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Dwight Face-Off Centers On Labor Majority’s Role
by Thomas MacMillan | Sep 3, 2013 7:20 am
Posted to: Dwight, Campaign 2013
“Your current alderman voted to sell streets to Yale,” Greg Smith told a Dwight neighbor during a front-porch aldermanic election pitch. He vowed to bring “healthy debate” to the Board of Aldermen, to push back against the labor-backed super-majority that sold off High and Wall streets to plug a budget hole.
His opponent, incumbent Alderman Frank Douglass, said he’s part of a team that has brought needed voices to local government.
Smith (pictured) made his statement while canvassing the Dwight neighborhood Monday afternoon. He knocked on doors to gather support for his campaign to become Ward 2’s next alderman.
Smith is part of a slate of aldermanic candidates called “Take Back New Haven,” formed as an counterbalance to the union-backed supermajority on the Board of Aldermen. Smith said the slate is not anti-union, but pro-debate. He said the board needs more differing viewpoints so that the board doesn’t march in lock-step at all times.
“We’re just regular Joes. We care about this city,” Smith said of Take Back New Haven. “We are a group of individuals who believe the Board of Aldermen should have a healthy debate.”
Douglass rejected the notion that the board’s labor-affiliated aldermen form a homogeneous bloc in City Hall. He said the board has plenty of differing perspectives.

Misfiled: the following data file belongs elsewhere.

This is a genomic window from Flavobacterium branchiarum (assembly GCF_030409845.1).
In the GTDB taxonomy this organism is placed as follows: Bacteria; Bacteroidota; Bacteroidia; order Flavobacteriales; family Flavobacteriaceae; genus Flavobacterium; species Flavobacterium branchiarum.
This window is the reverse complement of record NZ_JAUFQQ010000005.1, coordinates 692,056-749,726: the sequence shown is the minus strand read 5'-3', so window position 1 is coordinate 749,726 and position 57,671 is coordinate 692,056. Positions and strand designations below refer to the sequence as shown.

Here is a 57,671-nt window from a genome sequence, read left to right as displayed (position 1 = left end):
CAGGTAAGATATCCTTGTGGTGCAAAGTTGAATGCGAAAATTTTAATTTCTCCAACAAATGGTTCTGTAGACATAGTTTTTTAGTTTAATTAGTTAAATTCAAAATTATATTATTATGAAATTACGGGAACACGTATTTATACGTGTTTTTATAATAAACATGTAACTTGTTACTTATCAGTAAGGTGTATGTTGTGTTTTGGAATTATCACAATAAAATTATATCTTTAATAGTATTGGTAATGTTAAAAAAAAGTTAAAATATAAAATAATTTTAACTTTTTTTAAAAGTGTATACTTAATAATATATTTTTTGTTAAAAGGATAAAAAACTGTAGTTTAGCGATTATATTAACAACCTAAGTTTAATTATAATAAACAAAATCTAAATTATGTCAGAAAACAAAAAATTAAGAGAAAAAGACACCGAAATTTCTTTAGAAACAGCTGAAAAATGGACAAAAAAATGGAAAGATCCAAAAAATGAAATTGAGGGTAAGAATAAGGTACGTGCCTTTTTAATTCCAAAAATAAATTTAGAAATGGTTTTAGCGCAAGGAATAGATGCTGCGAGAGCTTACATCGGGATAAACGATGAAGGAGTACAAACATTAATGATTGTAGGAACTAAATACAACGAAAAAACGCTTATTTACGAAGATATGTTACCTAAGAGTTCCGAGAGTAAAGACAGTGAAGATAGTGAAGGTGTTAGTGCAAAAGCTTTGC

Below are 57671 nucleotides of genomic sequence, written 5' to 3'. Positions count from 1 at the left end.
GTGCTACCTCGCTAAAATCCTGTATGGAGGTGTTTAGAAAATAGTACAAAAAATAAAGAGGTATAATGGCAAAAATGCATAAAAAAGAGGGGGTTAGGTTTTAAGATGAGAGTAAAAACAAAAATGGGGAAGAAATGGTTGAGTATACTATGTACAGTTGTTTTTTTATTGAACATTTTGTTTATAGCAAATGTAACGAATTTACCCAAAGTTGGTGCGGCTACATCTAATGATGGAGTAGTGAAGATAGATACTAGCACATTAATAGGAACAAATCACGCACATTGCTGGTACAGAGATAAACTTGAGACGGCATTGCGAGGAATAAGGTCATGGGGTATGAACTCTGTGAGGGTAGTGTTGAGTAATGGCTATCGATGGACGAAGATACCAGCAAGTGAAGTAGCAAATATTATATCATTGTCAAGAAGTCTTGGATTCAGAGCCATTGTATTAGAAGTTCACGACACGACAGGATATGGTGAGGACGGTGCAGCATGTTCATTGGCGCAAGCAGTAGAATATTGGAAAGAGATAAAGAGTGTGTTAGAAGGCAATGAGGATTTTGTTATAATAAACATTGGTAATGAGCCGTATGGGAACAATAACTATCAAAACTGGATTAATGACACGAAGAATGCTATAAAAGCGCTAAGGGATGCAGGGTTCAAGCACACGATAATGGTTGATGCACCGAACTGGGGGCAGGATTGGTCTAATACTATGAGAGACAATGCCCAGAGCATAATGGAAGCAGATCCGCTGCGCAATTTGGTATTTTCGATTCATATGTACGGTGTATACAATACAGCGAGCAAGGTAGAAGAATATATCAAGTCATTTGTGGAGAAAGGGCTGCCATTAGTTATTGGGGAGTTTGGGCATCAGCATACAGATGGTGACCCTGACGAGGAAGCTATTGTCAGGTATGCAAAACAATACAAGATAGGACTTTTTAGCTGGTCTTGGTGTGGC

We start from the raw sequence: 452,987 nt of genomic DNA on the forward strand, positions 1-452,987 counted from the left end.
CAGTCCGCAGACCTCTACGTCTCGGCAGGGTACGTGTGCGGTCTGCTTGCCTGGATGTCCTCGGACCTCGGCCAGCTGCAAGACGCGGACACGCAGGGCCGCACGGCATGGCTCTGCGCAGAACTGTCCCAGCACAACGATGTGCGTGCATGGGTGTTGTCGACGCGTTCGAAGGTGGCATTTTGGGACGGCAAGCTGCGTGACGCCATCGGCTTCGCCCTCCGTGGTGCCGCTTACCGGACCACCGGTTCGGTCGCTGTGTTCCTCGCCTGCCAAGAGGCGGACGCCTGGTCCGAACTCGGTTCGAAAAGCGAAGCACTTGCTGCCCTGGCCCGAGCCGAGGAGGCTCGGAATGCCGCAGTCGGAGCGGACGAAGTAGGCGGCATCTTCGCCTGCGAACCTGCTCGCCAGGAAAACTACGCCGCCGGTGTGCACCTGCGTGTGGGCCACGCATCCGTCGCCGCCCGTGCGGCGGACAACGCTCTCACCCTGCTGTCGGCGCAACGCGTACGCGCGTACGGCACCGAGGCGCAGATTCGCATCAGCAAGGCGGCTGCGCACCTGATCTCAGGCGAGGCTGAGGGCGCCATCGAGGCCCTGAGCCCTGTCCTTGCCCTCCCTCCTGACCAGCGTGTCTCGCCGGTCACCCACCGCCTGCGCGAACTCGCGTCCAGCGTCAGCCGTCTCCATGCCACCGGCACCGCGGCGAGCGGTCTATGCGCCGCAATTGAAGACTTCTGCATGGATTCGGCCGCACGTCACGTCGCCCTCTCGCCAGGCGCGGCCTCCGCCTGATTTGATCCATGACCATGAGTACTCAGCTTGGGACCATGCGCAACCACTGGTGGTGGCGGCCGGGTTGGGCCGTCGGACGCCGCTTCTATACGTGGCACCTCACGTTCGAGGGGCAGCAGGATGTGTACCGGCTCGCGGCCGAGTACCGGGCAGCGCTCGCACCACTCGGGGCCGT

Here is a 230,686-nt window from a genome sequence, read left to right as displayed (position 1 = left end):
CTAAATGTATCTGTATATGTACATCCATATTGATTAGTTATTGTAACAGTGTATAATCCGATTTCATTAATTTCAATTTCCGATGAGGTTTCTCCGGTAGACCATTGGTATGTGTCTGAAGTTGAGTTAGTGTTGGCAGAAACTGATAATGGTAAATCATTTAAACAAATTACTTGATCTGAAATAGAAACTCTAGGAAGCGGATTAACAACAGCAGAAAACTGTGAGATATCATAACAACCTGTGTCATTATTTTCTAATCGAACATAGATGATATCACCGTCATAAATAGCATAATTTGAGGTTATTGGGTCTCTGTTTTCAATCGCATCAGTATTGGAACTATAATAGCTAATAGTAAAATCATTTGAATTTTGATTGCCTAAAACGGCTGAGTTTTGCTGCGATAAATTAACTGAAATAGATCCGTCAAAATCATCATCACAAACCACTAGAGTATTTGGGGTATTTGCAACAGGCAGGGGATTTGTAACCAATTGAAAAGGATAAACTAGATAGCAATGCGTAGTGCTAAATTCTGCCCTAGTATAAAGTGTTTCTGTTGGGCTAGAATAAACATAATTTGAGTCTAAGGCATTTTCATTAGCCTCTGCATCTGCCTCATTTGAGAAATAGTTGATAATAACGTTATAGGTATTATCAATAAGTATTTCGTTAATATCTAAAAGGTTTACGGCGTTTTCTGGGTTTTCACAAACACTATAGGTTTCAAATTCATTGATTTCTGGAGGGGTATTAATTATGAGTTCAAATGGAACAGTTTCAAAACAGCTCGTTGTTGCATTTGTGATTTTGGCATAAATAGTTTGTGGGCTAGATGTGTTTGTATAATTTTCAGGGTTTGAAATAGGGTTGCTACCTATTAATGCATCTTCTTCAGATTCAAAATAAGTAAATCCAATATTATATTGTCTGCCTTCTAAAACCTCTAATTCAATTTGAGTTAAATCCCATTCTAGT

“I still don’t see where that’s coming from. We’re people that work together and happen to belong to the unions,” Douglass said. “I have my own mind. Nobody steers me.”
Smith said the union-backed board majority was wrong to vote to sell portions of Wall and High streets to Yale university. The board should have renegotiated a 20-year lease, he said. “We could have gotten a whole lot more money,” he said.
The deal set a bad precedent, Smith said. If the city has another budget gap, will it just sell more streets?
Douglass said he doesn’t think the street sale was “a big deal.” Yale gave the city $3 million for the streets and will continue to contribute to the city each year, Douglass said.
The city still has access to the streets, he said. “It still belongs to the city, basically. They’re not going to build a Popeye’s or a hotel there. ... It’s not like we sold the street to McDonald’s. It’s still a piece of New Haven.”
Douglass said the streets sale won’t be a precedent: “I don’t think you’ll see that anymore.”
Smith, who’s 52, took issue with a description of the Board of Aldermen as backed by unions. “Is it unions? Or is it Local 34 and 35?” he asked, referring to Yale’s two UNITE HERE locals that have become a major political force in town.
Smith pointed out that he’d be a union-backed alderman, having won the support of the police union. Smith, who works for Honeywell in Northford, said he’s been connected to the police department for years. He currently serves as the chair of the legislative services for the National Association of Black Law Enforcement Officers.
If he’s elected, it would be his second time serving as an alderman. Smith represented Dwight’s Ward 2 for several month at the end of 2011. He was appointed to the post after Alderwoman Gina Calder stepped down.